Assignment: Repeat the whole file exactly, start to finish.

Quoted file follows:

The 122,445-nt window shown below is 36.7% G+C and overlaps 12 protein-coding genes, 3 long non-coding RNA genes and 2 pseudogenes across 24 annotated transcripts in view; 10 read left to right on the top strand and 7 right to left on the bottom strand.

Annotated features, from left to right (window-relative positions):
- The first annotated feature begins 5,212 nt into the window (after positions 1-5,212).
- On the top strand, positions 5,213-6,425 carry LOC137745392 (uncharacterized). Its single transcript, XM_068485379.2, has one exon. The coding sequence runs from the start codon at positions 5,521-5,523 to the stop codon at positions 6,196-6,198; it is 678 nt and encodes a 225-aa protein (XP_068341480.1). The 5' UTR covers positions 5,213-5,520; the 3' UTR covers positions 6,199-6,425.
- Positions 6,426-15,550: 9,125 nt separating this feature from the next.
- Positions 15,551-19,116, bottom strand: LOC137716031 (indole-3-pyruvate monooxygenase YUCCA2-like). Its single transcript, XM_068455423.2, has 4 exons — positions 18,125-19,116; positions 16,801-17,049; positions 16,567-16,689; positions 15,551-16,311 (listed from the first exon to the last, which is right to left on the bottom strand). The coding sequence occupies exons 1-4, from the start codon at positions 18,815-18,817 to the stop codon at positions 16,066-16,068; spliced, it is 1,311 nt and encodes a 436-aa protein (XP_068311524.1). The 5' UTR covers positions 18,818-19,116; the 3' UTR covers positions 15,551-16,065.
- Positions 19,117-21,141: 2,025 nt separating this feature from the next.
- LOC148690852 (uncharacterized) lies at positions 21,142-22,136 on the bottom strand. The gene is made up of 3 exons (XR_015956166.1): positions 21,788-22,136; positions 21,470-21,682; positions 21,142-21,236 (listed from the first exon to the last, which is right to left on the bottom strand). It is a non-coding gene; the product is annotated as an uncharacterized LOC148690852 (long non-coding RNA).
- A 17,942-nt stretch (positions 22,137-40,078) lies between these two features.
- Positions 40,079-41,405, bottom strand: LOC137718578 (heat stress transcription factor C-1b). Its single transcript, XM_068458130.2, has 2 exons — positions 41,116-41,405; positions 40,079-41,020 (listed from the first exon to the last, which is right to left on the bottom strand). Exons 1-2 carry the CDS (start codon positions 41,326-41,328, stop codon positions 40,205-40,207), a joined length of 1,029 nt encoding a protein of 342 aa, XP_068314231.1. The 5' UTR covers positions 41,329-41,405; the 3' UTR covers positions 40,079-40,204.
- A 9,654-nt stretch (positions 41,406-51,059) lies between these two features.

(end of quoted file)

The 122,445-nt window shown below is 36.7% G+C and overlaps 12 protein-coding genes, 3 long non-coding RNA genes and 2 pseudogenes across 24 annotated transcripts in view; 10 read left to right on the top strand and 7 right to left on the bottom strand.

Annotated features, from left to right (window-relative positions):
- The first annotated feature begins 5,212 nt into the window (after positions 1-5,212).
- On the top strand, positions 5,213-6,425 carry LOC137745392 (uncharacterized). Its single transcript, XM_068485379.2, has one exon. The coding sequence runs from the start codon at positions 5,521-5,523 to the stop codon at positions 6,196-6,198; it is 678 nt and encodes a 225-aa protein (XP_068341480.1). The 5' UTR covers positions 5,213-5,520; the 3' UTR covers positions 6,199-6,425.
- Positions 6,426-15,550: 9,125 nt separating this feature from the next.
- Positions 15,551-19,116, bottom strand: LOC137716031 (indole-3-pyruvate monooxygenase YUCCA2-like). Its single transcript, XM_068455423.2, has 4 exons — positions 18,125-19,116; positions 16,801-17,049; positions 16,567-16,689; positions 15,551-16,311 (listed from the first exon to the last, which is right to left on the bottom strand). The coding sequence occupies exons 1-4, from the start codon at positions 18,815-18,817 to the stop codon at positions 16,066-16,068; spliced, it is 1,311 nt and encodes a 436-aa protein (XP_068311524.1). The 5' UTR covers positions 18,818-19,116; the 3' UTR covers positions 15,551-16,065.
- Positions 19,117-21,141: 2,025 nt separating this feature from the next.
- LOC148690852 (uncharacterized) lies at positions 21,142-22,136 on the bottom strand. The gene is made up of 3 exons (XR_015956166.1): positions 21,788-22,136; positions 21,470-21,682; positions 21,142-21,236 (listed from the first exon to the last, which is right to left on the bottom strand). It is a non-coding gene; the product is annotated as an uncharacterized LOC148690852 (long non-coding RNA).
- A 17,942-nt stretch (positions 22,137-40,078) lies between these two features.
- Positions 40,079-41,405, bottom strand: LOC137718578 (heat stress transcription factor C-1b). Its single transcript, XM_068458130.2, has 2 exons — positions 41,116-41,405; positions 40,079-41,020 (listed from the first exon to the last, which is right to left on the bottom strand). Exons 1-2 carry the CDS (start codon positions 41,326-41,328, stop codon positions 40,205-40,207), a joined length of 1,029 nt encoding a protein of 342 aa, XP_068314231.1. The 5' UTR covers positions 41,329-41,405; the 3' UTR covers positions 40,079-40,204.
- A 9,654-nt stretch (positions 41,406-51,059) lies between these two features.